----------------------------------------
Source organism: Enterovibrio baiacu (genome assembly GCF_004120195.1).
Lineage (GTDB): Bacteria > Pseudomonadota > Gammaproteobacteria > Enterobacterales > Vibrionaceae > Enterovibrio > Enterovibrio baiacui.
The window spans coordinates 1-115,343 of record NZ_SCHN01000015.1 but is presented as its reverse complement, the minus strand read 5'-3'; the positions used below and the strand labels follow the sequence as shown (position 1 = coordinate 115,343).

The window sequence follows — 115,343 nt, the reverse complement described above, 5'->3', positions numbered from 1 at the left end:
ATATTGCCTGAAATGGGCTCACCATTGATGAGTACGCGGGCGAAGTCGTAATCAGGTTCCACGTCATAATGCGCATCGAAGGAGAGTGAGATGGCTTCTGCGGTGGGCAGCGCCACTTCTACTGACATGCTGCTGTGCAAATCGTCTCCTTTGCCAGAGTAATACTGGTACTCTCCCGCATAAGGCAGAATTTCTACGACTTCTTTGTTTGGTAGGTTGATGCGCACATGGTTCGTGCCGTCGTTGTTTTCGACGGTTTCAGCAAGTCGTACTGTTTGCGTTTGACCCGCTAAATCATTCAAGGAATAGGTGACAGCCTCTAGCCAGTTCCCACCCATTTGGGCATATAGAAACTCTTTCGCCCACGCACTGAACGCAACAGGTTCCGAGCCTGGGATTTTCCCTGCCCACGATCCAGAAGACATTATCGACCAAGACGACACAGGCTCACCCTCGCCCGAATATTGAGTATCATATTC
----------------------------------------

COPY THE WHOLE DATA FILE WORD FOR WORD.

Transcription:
Source organism: Enterovibrio baiacu (genome assembly GCF_004120195.1).
Lineage (GTDB): Bacteria > Pseudomonadota > Gammaproteobacteria > Enterobacterales > Vibrionaceae > Enterovibrio > Enterovibrio baiacui.
The window spans coordinates 1-115,343 of record NZ_SCHN01000015.1 but is presented as its reverse complement, the minus strand read 5'-3'; the positions used below and the strand labels follow the sequence as shown (position 1 = coordinate 115,343).

The window sequence follows — 115,343 nt, the reverse complement described above, 5'->3', positions numbered from 1 at the left end:
ATATTGCCTGAAATGGGCTCACCATTGATGAGTACGCGGGCGAAGTCGTAATCAGGTTCCACGTCATAATGCGCATCGAAGGAGAGTGAGATGGCTTCTGCGGTGGGCAGCGCCACTTCTACTGACATGCTGCTGTGCAAATCGTCTCCTTTGCCAGAGTAATACTGGTACTCTCCCGCATAAGGCAGAATTTCTACGACTTCTTTGTTTGGTAGGTTGATGCGCACATGGTTCGTGCCGTCGTTGTTTTCGACGGTTTCAGCAAGTCGTACTGTTTGCGTTTGACCCGCTAAATCATTCAAGGAATAGGTGACAGCCTCTAGCCAGTTCCCACCCATTTGGGCATATAGAAACTCTTTCGCCCACGCACTGAACGCAACAGGTTCCGAGCCTGGGATTTTCCCTGCCCACGATCCAGAAGACATTATCGACCAAGACGACACAGGCTCACCCTCGCCCGAATATTGAGTATCATATTC